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Pining Over Apples

December 19th, 2007 | Posted by pftq in Essays | #
   Fearless it was.  Covered on all ends with a stubbly patched but thorn-riddled coat, intricately yet thickly woven, it was protected, shielded, nothing could harm it.  Its smooth, lumpy coat, designed with elaborate earthly brown patches and forest-green rings, provided its camouflage to hide it amidst the wilderness.  Scattered about its coat, finely embroidered, leaf-like blades stood dangerously perked, ready to defend and retaliate.  Tall and proud it stood, towering over the fellow fruits, a frizzy batch of foliage attached sleazily about its top to further boost its height.  How strong it must have felt, ready to face the harshest of treatment, the worst of cruelty.

   How wrong it was.  With a heavy thud, it crashed and rolled about the tabletop, helpless on its side, rolling hopelessly without an end.  With a simple plunge of the knife, blade delving deep, the coat was split.  Restrained by nothing more than my bare hands, the leafy blades were useless; the armor was futile.  The knife came down again.  Plunge after plunge brought more and more satisfaction.  A luscious, sweet scent pummeled in the air as I carved feverously, carving until nothing remained of a once proud fruit except an assortment of glossy, golden-yellow triangles, trickling with sparkling, sweet yet tangy juices.  The head, with its bushy, green stem, I tossed aside  The pineapple was mine.

   To indulge a slice of pineapple was to indulge into a moment of heaven.  Each slice was unique, composed of delicate threads extending from the tough, solid base to the soft, succulent tip, threads so delicate they easily broke apart once in the mouth.  One could bite into the very tip and never feel resistance to the teeth.  Instead, one would experience an outpour of soothingly cold, refreshing juices, a flood of tantalizing elixir both mildly sweet and mildly sour, a mix impossible to imagine without firsthand experience.  The slice itself, drenched in its own juices, would seemingly melt away in the mouth, leaving a stinging sensation on the tongue or a burning sore on the lips.  The pain was but a reminder of the taste, a mark, an insignia of the pineapple; one would not even account for it until the end of the frenzy.  With the first slice gone, one would instinctively reach for the next, and the next, suckling away at each slice like a maddened bee craving for nectar from a flower.  To leave any bit of pineapple left still clinging to the base was a crime, a sin, an insult to God.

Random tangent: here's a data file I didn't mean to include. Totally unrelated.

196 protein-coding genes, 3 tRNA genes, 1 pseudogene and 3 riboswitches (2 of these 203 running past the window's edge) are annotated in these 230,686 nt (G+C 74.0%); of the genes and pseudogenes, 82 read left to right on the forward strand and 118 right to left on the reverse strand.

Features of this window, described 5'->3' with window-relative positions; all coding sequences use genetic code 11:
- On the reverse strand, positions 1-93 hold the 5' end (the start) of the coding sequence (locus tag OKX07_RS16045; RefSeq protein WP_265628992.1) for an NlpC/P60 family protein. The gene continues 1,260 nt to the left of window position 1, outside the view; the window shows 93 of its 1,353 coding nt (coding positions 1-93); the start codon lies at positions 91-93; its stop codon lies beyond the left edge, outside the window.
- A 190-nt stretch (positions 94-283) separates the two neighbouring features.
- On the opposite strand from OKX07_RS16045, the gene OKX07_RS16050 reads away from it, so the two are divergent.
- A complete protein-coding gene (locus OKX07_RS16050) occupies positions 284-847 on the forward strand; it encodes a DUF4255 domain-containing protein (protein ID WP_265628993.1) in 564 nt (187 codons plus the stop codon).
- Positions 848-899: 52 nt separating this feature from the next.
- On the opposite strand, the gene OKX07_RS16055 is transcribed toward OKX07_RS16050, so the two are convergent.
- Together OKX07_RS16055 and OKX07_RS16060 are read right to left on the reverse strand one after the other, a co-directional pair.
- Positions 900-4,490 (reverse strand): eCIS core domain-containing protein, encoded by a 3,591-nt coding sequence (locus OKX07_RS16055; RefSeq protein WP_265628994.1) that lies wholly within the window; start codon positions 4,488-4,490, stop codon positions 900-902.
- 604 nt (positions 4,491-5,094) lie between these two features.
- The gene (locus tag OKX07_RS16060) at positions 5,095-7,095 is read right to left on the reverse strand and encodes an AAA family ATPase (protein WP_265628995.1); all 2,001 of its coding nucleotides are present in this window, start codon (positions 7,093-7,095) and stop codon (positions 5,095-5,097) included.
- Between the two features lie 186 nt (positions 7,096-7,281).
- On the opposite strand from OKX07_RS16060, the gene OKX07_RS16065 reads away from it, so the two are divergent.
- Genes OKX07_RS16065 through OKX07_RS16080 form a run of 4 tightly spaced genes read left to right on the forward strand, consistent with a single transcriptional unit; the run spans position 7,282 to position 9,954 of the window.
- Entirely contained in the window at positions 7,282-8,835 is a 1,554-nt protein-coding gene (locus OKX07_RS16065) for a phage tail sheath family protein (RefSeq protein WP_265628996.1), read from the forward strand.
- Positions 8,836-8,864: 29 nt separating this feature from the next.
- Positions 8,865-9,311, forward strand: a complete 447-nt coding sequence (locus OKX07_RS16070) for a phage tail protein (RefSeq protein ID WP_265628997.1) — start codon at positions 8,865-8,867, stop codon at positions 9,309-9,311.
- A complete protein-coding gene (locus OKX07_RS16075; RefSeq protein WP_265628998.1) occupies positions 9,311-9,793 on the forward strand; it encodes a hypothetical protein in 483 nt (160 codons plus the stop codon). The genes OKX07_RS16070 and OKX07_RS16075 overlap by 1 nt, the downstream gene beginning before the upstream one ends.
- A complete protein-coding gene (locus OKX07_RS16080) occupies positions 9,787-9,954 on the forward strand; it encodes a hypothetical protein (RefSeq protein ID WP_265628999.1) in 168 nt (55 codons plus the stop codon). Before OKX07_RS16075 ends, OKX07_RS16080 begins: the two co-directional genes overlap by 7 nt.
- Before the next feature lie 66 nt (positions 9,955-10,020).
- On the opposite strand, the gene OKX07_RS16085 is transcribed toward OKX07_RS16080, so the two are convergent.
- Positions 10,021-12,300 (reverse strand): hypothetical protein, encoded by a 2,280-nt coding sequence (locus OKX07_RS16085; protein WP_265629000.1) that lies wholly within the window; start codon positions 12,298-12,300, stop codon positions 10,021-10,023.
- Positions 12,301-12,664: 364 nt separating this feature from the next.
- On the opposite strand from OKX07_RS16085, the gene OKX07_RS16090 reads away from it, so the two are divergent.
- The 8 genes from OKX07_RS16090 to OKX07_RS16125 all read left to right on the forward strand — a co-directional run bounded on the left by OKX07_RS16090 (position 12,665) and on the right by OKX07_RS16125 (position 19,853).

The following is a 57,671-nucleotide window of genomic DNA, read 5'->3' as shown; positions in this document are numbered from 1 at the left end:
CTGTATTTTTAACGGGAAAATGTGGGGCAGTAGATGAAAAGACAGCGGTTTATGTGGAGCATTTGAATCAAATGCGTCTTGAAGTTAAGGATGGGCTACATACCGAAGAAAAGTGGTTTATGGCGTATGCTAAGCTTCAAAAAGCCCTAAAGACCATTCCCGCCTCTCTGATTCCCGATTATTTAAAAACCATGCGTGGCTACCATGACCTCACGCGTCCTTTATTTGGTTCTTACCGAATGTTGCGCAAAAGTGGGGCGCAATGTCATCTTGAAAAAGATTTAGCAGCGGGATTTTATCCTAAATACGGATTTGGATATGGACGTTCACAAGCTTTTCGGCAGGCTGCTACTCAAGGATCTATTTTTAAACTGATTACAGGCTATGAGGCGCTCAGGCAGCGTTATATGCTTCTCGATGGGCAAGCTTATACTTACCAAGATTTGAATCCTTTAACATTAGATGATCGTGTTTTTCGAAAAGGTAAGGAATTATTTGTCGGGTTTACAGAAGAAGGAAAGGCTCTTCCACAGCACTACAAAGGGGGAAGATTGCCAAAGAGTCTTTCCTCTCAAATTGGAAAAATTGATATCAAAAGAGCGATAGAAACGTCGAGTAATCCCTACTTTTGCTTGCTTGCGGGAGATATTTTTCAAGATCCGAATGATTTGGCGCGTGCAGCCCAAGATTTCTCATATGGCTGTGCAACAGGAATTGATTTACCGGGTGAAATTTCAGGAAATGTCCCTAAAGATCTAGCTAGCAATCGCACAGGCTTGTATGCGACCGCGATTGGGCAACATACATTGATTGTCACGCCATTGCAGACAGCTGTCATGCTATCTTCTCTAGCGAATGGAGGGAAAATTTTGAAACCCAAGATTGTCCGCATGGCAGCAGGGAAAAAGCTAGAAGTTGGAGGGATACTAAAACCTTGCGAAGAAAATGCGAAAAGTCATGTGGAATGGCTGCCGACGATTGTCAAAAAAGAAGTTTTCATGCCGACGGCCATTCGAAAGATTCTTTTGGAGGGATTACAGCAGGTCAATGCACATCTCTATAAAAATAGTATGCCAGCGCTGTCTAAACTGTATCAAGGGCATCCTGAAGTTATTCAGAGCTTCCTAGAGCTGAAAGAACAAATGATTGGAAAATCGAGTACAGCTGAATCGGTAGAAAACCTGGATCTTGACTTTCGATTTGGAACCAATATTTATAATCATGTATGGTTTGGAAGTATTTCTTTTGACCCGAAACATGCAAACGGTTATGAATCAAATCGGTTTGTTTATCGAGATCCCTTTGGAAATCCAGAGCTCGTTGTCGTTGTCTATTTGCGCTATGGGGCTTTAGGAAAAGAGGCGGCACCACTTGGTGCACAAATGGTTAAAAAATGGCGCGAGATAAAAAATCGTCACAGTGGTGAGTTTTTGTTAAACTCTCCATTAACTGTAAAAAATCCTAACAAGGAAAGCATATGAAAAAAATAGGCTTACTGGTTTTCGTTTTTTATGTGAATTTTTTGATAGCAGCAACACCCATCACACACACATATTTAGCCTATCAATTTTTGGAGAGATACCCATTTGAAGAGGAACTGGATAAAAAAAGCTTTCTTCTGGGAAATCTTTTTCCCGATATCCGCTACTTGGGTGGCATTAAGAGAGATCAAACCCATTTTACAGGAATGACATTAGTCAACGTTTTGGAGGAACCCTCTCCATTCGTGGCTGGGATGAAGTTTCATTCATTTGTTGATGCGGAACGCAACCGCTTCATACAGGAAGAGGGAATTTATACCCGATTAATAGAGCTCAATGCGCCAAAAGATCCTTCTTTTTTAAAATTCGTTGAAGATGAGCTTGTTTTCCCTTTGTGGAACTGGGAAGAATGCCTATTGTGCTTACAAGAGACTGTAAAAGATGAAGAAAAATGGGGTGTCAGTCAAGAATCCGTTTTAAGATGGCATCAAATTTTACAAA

From the earliest of memories, no fruit was ever held more prominent, no fruit more temptatious, no fruit more majestic, no fruit like the pineapple.  As far back as the first day of school, these delicious, watery morsels were served as a symbol of trust and sincerity.  In festivals and special occasions, fresh, thinly cut slices would pile in rows along the serving trays.  During trips and busy events, they would come precut in cool, generous chunks.  Even when ill with the flu or common cold, throat already sore and hollow, it was impossible to refuse an offering of pineapples; to refuse a plate of pineapples only meant suffering at the sight of someone other than one’s self wolfing them down.  It did not matter if every bite, every rejuvenating mouthful, tore and clawed at my throat, if after every stinging bite my dry lips bled.  The pineapple was everything.  The pineapple was the meaning of life itself.  To refuse the pineapple is to refuse life and deserve death.
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